AnchoRAGIN’ (Part 2): Reindeer Are Better Than People

Note: This is Part 2 of the AnchoRAGIN’ series. For Part 1, click here.

The next morning, we had breakfast, hopped into our rental car, and drove downtown to the Anchorage Market and Festival on 3rd and E. It’s apparently Alaska’s largest open-air market and it has a bunch of different vendors including those for food, jewelry, and other knickknacks.

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I didn’t buy much here, but there was a booth for Jonesers Alaskan Handmade Nectar and Rona and I sampled a bunch of their products. All were very tasty and several of them have even won first place awards, so I decided to bring back two of their more unusual flavors: valley nectar (fireweed, clover, dandelion, and arctic chamomile) and chaga mushroom.

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After going through most of the booths, we got back to our rental car and headed off for an adventure outside of Anchorage. Our first stop was the Williams Reindeer Farm in Palmer. Rona had heard about this place from some woman she met on her plane ride, but we didn’t really know what to expect. To say that all we did was go and see some reindeer up close would definitely be an understatement.

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We bought admission for the tour, but we still had some free time before it started so the staff told us to visit the Rocky Mountain elk and feed them any grass we found along the way. That was already a unique experience that I can’t say I’ve done before. There were these huge elk just waiting for people to come by and give them a snack.

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The time finally came for the tour to start and we learned a little more about the farm and its reindeer. We found out that caribou is just the term used for wild reindeer and that both males and females have antlers that they lose at different times of the year. All of Santa’s flying reindeer are female because males have already lost their antlers by Christmas. We also learned that only native Alaskans are allowed to keep reindeer in the state, but an exception was made for these since they were technically all descendants of a herd that were brought in from Canada.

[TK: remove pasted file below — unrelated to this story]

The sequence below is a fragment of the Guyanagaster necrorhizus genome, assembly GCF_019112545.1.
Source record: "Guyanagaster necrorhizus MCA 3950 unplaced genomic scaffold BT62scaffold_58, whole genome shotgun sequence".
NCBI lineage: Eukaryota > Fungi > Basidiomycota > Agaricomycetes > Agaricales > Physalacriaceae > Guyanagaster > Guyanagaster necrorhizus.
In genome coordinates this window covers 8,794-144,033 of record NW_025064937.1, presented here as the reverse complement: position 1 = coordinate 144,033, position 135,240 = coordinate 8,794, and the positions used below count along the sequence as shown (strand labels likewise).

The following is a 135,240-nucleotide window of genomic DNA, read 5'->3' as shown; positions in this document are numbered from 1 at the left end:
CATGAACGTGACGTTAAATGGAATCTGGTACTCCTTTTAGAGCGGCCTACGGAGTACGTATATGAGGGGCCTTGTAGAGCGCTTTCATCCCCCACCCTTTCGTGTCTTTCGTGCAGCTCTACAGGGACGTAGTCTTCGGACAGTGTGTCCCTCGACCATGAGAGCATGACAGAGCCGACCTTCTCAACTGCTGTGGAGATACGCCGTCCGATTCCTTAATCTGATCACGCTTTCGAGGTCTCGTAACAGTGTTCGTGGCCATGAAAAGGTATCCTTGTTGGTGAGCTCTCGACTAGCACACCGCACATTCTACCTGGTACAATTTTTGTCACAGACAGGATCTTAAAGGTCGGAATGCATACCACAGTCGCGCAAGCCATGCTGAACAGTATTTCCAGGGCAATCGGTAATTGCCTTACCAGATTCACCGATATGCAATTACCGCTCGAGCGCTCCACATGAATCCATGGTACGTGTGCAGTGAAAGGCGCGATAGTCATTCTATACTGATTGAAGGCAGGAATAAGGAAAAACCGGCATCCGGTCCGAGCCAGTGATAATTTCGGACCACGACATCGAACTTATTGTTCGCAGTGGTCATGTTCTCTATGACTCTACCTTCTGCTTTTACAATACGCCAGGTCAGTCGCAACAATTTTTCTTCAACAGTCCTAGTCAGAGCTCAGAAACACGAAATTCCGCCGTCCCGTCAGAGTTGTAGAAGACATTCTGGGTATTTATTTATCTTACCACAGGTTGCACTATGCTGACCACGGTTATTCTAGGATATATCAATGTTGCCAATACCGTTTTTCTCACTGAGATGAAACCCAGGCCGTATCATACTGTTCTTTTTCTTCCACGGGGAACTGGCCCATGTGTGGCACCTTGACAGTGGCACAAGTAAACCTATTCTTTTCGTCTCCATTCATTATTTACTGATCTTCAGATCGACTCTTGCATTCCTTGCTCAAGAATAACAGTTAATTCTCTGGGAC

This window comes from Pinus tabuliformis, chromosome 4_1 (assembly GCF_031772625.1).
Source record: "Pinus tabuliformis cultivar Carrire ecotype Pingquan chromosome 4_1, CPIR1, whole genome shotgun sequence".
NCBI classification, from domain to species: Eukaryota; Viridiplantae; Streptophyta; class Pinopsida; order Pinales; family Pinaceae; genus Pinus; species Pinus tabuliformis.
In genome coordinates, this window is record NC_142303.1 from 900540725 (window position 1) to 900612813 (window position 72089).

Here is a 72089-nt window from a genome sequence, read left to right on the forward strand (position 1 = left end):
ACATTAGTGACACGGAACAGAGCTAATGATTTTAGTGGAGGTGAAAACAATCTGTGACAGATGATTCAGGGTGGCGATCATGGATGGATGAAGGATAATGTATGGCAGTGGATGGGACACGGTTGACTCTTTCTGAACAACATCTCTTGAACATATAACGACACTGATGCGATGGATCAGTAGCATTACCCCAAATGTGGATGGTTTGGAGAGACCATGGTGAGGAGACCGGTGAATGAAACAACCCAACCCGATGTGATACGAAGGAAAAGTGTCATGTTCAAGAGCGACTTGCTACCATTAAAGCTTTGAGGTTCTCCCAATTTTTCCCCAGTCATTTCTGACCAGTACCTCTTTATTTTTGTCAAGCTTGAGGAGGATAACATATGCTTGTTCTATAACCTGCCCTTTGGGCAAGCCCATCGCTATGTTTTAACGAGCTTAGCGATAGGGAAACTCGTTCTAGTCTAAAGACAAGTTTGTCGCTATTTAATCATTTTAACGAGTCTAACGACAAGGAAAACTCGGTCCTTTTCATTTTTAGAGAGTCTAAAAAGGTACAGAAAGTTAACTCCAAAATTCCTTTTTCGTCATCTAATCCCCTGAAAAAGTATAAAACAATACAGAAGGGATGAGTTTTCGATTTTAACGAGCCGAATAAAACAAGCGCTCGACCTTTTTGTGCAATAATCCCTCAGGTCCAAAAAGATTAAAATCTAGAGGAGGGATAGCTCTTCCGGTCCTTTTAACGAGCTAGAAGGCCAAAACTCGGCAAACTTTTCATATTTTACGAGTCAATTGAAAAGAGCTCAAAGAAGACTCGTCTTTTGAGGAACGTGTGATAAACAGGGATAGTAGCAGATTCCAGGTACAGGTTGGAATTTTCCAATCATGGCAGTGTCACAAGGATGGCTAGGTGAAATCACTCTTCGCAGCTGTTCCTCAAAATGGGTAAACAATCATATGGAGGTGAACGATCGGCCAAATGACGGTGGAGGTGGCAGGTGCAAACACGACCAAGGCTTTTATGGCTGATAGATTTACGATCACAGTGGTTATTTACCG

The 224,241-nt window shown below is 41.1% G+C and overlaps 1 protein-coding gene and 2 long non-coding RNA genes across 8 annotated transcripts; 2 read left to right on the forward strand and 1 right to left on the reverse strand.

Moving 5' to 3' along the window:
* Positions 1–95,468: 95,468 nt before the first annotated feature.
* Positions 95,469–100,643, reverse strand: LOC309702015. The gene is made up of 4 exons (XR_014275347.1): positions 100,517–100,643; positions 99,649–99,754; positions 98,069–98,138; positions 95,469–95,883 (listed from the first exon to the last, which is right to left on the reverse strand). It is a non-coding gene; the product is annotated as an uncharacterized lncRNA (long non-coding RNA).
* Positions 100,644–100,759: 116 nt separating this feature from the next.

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We stopped by to take a quick look at the farm’s bison before the craziness began. Each of us were given a cup of reindeer food and led to the pen where there were already a couple of eager reindeer waiting for our arrival. The gate opened, our group walked in, and all of a sudden reindeer upon reindeer were crowding around all of us hoping to get a snack.

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To feed them, all you have to do is scoop up some pellets from your cup and let the reindeer come and eat it out of your hand. It was a little messy, but how many people can really say that a reindeer slobbered all over their hand? Those reindeer were really determined to get food too and would follow you everywhere until they found another target or you convinced them that you didn’t have any food left.

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It was such a hilarious experience and there were times where I felt like I was addressing a rowdy group of kids. You can totally tell that I’m talking to the reindeer in some of the pictures we took. It was only $8 to take the tour and it was most definitely worth it.

"Hey! Be patient! One at a time!" - Something I have said to both kids and reindeer.

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The feeding ended after our guide noticed that there was a baby reindeer with its head stuck in a fence and someone was called to help pry it out. We all finished giving out our food pellets and after getting cleaned up and checking the gift shop out one more time, we headed on to the next part of our rental car trip.

Check out other posts in the AnchoRAGIN’ series:
AnchoRAGIN’ (Part 1): Adventures in Downtown Anchorage
AnchoRAGIN’ (Part 2): Reindeer Are Better Than People
– AnchoRAGIN’ (Part 3): What’s the Address for the Glacier?
– AnchoRAGIN’ (Part 4): Glacier Kayaking
AnchoRAGIN’ (Part 5): A Wild Moose Chase

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